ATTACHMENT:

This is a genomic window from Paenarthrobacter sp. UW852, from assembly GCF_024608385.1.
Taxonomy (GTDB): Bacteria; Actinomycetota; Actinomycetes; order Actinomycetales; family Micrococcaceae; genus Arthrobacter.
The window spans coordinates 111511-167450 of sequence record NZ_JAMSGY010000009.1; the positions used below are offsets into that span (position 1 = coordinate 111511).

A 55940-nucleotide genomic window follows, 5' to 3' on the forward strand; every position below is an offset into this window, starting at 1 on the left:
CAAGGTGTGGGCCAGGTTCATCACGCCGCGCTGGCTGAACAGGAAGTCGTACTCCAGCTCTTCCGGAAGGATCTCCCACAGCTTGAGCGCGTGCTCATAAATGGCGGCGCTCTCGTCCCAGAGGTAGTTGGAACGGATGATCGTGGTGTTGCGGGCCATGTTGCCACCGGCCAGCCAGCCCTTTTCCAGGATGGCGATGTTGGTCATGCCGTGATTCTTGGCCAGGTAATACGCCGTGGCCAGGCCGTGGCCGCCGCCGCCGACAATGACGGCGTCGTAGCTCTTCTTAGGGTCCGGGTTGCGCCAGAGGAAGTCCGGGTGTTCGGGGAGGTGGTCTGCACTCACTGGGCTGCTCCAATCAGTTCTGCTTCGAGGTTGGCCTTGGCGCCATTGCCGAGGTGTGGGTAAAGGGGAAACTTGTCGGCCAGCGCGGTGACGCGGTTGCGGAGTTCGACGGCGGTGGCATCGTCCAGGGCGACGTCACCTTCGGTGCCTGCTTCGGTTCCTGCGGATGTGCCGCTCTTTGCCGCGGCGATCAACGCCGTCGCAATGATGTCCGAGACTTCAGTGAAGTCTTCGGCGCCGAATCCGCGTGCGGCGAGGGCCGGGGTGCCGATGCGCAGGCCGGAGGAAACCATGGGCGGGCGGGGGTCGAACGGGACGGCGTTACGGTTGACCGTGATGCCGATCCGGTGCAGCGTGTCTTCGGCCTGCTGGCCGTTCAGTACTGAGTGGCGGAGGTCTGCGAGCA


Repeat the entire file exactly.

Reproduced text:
This is a genomic window from Paenarthrobacter sp. UW852, from assembly GCF_024608385.1.
Taxonomy (GTDB): Bacteria; Actinomycetota; Actinomycetes; order Actinomycetales; family Micrococcaceae; genus Arthrobacter.
The window spans coordinates 111511-167450 of sequence record NZ_JAMSGY010000009.1; the positions used below are offsets into that span (position 1 = coordinate 111511).

A 55940-nucleotide genomic window follows, 5' to 3' on the forward strand; every position below is an offset into this window, starting at 1 on the left:
CAAGGTGTGGGCCAGGTTCATCACGCCGCGCTGGCTGAACAGGAAGTCGTACTCCAGCTCTTCCGGAAGGATCTCCCACAGCTTGAGCGCGTGCTCATAAATGGCGGCGCTCTCGTCCCAGAGGTAGTTGGAACGGATGATCGTGGTGTTGCGGGCCATGTTGCCACCGGCCAGCCAGCCCTTTTCCAGGATGGCGATGTTGGTCATGCCGTGATTCTTGGCCAGGTAATACGCCGTGGCCAGGCCGTGGCCGCCGCCGCCGACAATGACGGCGTCGTAGCTCTTCTTAGGGTCCGGGTTGCGCCAGAGGAAGTCCGGGTGTTCGGGGAGGTGGTCTGCACTCACTGGGCTGCTCCAATCAGTTCTGCTTCGAGGTTGGCCTTGGCGCCATTGCCGAGGTGTGGGTAAAGGGGAAACTTGTCGGCCAGCGCGGTGACGCGGTTGCGGAGTTCGACGGCGGTGGCATCGTCCAGGGCGACGTCACCTTCGGTGCCTGCTTCGGTTCCTGCGGATGTGCCGCTCTTTGCCGCGGCGATCAACGCCGTCGCAATGATGTCCGAGACTTCAGTGAAGTCTTCGGCGCCGAATCCGCGTGCGGCGAGGGCCGGGGTGCCGATGCGCAGGCCGGAGGAAACCATGGGCGGGCGGGGGTCGAACGGGACGGCGTTACGGTTGACCGTGATGCCGATCCGGTGCAGCGTGTCTTCGGCCTGCTGGCCGTTCAGTACTGAGTGGCGGAGGTCTGCGAGCA